Hulking Attachment Gave Canon FD Lens Autofocus 40 Years Ago
The Canon Zoom Lens FD 35-70mm f/4 AF was a lens originally manufactured in 1981 and features an unusual motor system that allowed it to autofocus. In Kai Wong’s 13-minute video, he shows how it still works remarkably well even today.
Spotted by Fstoppers, the FD 35-70mm f/4 AF took Canon’s successful lens and added a large box above the lens which housed a mechanism that would allow for autofocus. It used Canon’s Solid State Triangulation (SST) system that originally appeared in the AF35ML compact camera that also launched in 1981.
According to a story on MIR, the SST mechanism used triangulation to measure shooting distance. The measurement is performed by observing a subject from two points, hence the two small lenses that are visible on the front of the large autofocus box of the FD 35-70mm f/4 AF. The two points were slightly angled so that incoming light rays that would bounce off a subject would come in and be triangulated by a small CCD image sensor inside the system. Canon describes it as such:
The SST method is a system in which information on the photographed object that enters the sensor through two fixed mirrors is converted into an electric signal and distance is measured by a microcomputer, with focusing performed by moving a distance ring with a motor. The latest fixed imaging device CCD (charge-coupled device) technology is adopted to provide high resolution and a broad dynamic range able to detect low to high luminance, making it less susceptible to the contrast and pattern size of the photographed object and enabling highly precise autofocusing. Also, as the SST method does not have a movable section in the distance measuring mechanism, no vibration or electric noise is caused, which provides high reliability fitting of a high-end SLR camera.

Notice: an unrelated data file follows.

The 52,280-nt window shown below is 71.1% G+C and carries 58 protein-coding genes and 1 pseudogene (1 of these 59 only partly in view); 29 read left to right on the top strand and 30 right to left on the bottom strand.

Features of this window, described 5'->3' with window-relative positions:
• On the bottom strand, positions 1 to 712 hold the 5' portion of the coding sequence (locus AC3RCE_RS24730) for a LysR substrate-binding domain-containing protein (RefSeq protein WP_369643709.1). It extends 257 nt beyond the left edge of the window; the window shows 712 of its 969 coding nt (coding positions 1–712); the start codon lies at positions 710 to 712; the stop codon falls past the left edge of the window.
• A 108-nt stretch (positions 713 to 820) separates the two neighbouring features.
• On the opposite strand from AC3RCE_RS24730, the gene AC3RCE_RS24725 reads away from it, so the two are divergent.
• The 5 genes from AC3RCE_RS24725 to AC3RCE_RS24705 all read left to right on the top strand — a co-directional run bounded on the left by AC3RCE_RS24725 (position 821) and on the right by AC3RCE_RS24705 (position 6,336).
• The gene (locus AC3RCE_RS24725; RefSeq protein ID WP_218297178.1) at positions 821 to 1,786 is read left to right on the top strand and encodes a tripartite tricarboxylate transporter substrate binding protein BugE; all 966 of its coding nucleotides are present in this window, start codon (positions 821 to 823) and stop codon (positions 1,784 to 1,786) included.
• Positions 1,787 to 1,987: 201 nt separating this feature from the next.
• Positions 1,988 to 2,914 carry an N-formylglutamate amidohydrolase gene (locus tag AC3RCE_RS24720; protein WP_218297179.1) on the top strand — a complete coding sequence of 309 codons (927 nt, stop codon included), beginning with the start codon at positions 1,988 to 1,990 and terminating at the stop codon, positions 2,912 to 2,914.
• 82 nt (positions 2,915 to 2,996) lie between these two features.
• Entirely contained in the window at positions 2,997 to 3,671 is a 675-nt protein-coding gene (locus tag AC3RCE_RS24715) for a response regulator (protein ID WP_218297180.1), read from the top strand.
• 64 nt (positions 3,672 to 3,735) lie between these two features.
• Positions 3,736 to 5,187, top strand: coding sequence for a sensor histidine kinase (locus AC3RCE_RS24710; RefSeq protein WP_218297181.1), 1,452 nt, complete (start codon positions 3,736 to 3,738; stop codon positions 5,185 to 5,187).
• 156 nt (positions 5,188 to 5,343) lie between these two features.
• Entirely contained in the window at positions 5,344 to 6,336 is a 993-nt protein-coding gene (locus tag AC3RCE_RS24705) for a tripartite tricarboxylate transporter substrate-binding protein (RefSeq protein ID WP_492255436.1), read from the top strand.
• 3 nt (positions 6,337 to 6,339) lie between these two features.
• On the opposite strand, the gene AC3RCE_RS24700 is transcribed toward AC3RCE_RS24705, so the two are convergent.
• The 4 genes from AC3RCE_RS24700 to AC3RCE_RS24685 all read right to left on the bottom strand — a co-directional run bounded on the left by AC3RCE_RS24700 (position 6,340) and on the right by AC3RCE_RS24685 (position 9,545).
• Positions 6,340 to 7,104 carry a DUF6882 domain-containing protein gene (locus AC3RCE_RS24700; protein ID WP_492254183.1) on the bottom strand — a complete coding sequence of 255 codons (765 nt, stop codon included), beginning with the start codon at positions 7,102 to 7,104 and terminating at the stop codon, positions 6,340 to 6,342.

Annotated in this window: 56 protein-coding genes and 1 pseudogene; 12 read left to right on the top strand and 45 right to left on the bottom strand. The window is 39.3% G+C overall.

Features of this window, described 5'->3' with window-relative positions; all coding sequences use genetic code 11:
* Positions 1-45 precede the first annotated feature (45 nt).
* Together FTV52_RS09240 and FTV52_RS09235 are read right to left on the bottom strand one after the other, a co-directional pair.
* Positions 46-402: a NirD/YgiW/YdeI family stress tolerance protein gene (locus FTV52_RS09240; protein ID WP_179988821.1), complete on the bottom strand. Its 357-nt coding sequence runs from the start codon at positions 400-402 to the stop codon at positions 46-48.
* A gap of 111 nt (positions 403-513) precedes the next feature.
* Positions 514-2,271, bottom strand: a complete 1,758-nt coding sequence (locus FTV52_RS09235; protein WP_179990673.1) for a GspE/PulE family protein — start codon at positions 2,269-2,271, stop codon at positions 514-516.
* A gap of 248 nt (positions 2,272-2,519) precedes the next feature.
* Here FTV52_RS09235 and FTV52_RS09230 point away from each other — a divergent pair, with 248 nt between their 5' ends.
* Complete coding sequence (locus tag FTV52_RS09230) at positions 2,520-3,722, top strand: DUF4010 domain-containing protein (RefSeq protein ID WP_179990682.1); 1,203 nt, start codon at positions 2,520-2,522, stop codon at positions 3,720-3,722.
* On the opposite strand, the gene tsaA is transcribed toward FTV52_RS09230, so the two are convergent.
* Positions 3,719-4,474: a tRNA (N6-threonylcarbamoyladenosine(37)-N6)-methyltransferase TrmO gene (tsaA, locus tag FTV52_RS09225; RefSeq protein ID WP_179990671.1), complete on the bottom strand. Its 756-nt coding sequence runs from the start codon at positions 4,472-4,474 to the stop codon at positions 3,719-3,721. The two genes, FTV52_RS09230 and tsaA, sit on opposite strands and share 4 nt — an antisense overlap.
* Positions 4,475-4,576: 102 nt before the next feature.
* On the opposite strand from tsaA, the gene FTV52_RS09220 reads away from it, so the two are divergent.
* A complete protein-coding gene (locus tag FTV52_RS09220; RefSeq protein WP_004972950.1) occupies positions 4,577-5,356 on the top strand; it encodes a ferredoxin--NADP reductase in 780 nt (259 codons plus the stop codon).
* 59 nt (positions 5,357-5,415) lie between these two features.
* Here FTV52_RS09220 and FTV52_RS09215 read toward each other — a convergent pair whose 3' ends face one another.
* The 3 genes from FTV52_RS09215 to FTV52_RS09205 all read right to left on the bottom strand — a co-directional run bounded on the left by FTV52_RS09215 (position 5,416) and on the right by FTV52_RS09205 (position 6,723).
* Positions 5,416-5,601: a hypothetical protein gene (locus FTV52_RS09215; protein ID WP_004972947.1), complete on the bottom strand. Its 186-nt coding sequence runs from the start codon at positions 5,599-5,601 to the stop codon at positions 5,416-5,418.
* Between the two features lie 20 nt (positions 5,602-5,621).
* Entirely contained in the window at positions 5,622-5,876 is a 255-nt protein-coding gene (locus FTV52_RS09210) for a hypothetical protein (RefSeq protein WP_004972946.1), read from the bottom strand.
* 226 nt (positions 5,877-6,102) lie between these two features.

The system, as evidenced by Kai’s video above, works remarkably well. While he is using a mount adapter, at the time the lens was compatible with any Canon FD-mount camera, making autofocus something anyone with such a camera capable of upgrading to an autofocus lens.
The company would later use a similar system for the FD mount of the Canon T80 in 1985 which was able to autofocus with one of three lenses that had integrated autofocus motors. Canon would eventually abandon autofocus on the FD mount as it moved towards the EOS system in 1987.
While the system clearly works well, its implementation on the 35-70mm f/4 lens has a clear downside: it’s huge and bulky. While it isn’t particularly heavy, it is a cumbersome addition to a camera system that would have normally been much smaller and easier to transport. While the technology behind the autofocus system still works, it has since been replaced with methods that are far more compact.
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